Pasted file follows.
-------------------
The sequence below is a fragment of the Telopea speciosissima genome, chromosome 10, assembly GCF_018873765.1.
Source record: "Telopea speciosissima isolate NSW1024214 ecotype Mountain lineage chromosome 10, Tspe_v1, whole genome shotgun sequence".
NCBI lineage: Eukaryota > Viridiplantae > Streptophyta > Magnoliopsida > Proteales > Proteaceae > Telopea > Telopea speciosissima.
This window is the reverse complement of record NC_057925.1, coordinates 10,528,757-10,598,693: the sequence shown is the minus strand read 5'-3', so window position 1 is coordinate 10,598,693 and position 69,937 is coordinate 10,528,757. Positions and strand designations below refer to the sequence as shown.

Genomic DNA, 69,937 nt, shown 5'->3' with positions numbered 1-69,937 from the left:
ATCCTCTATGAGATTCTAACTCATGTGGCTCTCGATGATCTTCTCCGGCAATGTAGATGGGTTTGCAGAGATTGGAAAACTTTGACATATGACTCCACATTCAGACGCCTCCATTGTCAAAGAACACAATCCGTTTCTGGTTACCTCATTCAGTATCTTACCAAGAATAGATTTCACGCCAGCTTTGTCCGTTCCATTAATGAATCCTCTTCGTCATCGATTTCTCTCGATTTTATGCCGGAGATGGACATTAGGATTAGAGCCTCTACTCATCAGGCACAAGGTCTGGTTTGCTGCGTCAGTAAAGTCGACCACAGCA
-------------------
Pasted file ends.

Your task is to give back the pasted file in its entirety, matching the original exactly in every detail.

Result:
The sequence below is a fragment of the Telopea speciosissima genome, chromosome 10, assembly GCF_018873765.1.
Source record: "Telopea speciosissima isolate NSW1024214 ecotype Mountain lineage chromosome 10, Tspe_v1, whole genome shotgun sequence".
NCBI lineage: Eukaryota > Viridiplantae > Streptophyta > Magnoliopsida > Proteales > Proteaceae > Telopea > Telopea speciosissima.
This window is the reverse complement of record NC_057925.1, coordinates 10,528,757-10,598,693: the sequence shown is the minus strand read 5'-3', so window position 1 is coordinate 10,598,693 and position 69,937 is coordinate 10,528,757. Positions and strand designations below refer to the sequence as shown.

Genomic DNA, 69,937 nt, shown 5'->3' with positions numbered 1-69,937 from the left:
ATCCTCTATGAGATTCTAACTCATGTGGCTCTCGATGATCTTCTCCGGCAATGTAGATGGGTTTGCAGAGATTGGAAAACTTTGACATATGACTCCACATTCAGACGCCTCCATTGTCAAAGAACACAATCCGTTTCTGGTTACCTCATTCAGTATCTTACCAAGAATAGATTTCACGCCAGCTTTGTCCGTTCCATTAATGAATCCTCTTCGTCATCGATTTCTCTCGATTTTATGCCGGAGATGGACATTAGGATTAGAGCCTCTACTCATCAGGCACAAGGTCTGGTTTGCTGCGTCAGTAAAGTCGACCACAGCA